Updated: Feb 17
Many people have a difficult time accepting the concept of their own death, but it is important to set aside the morbid nature of the topic and understand what happens upon your passing. Regardless of whether you have a will, there are still legal and financial issues to wrap up as part of your final affairs. The process for doing so is termed “probate”, and it may require a court to appoint someone to act on your behalf. Though the details vary depending on the state, the estate administration may be quite complex and lengthy, potentially lasting several months or even years.
Fortunately, it may be possible to avoid probate entirely or handle your estate through summary administration that greatly expedites the process. However, making the arrangements requires effort on your part. A probate and estate administration lawyer can explain the specifics and assist with your options, which may include:
With some bank accounts, you can designate a beneficiary who will be entitled to the proceeds at your death. For these “payable on death” (POD) assets, the person you have listed will need to go to the financial institution and present a death certificate to gain access to the funds. Beneficiaries on these POD accounts are not required to show letters of office, a will, or other documentation because the assets transfer by operation of law. Life insurance works in similar fashion. None of these assets are part of your probate estate, having been transferred to the beneficiary at the moment of your passing.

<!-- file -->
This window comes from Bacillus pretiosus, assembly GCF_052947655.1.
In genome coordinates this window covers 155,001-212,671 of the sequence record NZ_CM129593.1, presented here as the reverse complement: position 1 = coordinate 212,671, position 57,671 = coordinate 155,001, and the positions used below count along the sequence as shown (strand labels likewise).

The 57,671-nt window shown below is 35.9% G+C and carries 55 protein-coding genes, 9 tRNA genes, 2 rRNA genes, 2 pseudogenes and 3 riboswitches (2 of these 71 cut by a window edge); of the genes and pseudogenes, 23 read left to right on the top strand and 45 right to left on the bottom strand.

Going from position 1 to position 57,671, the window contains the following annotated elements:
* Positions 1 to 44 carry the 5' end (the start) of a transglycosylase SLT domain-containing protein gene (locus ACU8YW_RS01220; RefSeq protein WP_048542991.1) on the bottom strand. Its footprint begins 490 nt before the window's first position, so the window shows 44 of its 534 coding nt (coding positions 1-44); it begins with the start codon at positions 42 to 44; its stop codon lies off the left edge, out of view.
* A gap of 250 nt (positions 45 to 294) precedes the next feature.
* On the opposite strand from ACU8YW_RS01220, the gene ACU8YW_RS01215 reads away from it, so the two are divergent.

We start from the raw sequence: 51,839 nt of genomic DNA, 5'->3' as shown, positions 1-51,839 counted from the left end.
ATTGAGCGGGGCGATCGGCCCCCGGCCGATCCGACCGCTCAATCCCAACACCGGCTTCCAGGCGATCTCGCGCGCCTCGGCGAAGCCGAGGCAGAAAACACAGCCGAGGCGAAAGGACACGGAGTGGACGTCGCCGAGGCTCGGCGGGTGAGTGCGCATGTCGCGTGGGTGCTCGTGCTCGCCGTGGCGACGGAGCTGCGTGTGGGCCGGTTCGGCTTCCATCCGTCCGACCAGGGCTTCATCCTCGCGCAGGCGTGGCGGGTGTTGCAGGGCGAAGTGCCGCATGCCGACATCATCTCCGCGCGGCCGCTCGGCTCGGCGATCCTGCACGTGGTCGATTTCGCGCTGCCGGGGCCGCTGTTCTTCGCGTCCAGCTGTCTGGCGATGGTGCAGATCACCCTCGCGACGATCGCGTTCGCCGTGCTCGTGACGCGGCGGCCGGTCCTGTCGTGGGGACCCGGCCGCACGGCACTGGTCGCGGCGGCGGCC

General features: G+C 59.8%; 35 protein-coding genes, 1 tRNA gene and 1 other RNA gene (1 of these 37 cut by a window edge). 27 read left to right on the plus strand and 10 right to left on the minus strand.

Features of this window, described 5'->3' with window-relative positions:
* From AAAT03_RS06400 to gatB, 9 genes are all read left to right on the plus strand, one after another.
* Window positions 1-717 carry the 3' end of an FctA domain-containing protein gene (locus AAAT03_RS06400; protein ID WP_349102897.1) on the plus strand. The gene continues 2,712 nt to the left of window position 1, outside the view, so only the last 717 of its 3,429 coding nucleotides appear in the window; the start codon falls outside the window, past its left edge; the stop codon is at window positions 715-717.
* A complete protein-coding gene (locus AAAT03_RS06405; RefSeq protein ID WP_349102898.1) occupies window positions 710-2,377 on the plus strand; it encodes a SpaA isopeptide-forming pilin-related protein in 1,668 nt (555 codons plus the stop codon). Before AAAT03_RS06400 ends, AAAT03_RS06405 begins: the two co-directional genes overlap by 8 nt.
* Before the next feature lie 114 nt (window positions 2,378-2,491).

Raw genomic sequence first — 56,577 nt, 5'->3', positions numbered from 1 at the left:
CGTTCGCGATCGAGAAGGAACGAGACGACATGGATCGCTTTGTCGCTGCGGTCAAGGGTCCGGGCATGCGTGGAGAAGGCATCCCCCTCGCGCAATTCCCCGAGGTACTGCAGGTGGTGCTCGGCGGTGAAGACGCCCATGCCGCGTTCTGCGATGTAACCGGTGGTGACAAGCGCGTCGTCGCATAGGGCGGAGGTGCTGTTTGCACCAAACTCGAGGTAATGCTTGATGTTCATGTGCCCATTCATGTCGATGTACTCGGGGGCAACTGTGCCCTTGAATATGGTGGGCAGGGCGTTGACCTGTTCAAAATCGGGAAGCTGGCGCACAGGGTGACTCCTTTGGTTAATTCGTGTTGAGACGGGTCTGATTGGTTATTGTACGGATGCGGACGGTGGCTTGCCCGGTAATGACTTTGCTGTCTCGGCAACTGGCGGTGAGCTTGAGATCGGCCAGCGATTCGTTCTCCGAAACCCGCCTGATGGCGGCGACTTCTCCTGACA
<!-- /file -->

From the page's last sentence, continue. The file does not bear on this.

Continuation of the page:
Joint Ownership of Assets
Real estate and some types of personal property can be owned jointly by two or more individuals indicated on the ownership documentation. Examples include:
● The deed to a home or other property;
● The title to your vehicle;
● Bank accounts that include multiple signatories; or,
● The deed to a timeshare property.
When assets are held jointly, the remaining owners equally split the ownership interest of one who passes away. Most often, the individuals are a married couple, so the surviving spouse will become the sole owner. Like beneficiary designations, the transfer is through operation of law and probate is not necessary.
Living Trust With “Pour Over” Will
When you create a living trust, you must fund it by transferring the title of assets into the name of the trust. As a result, you do not have an ownership interest in the items; the trust is the legal owner, so probate is unnecessary. If there are any assets that you failed to re-title before death, it is smart to prepare a will that “pours over” these items into the trust.
A Probate Administration Attorney Can Provide Additional Details
When you realize the costs and time involved with complicated estate administration, it is certainly worthwhile to explore options for avoiding probate in Florida. These noted options should not be implemented without understanding the advantages and disadvantages of each option, which may or may not be suitable to your individualized circumstances. For more information, please contact Francois Williams Legal to schedule a consultation.
Once we assess your circumstances, our team can advise you on strategies for streamlining the estate administration process.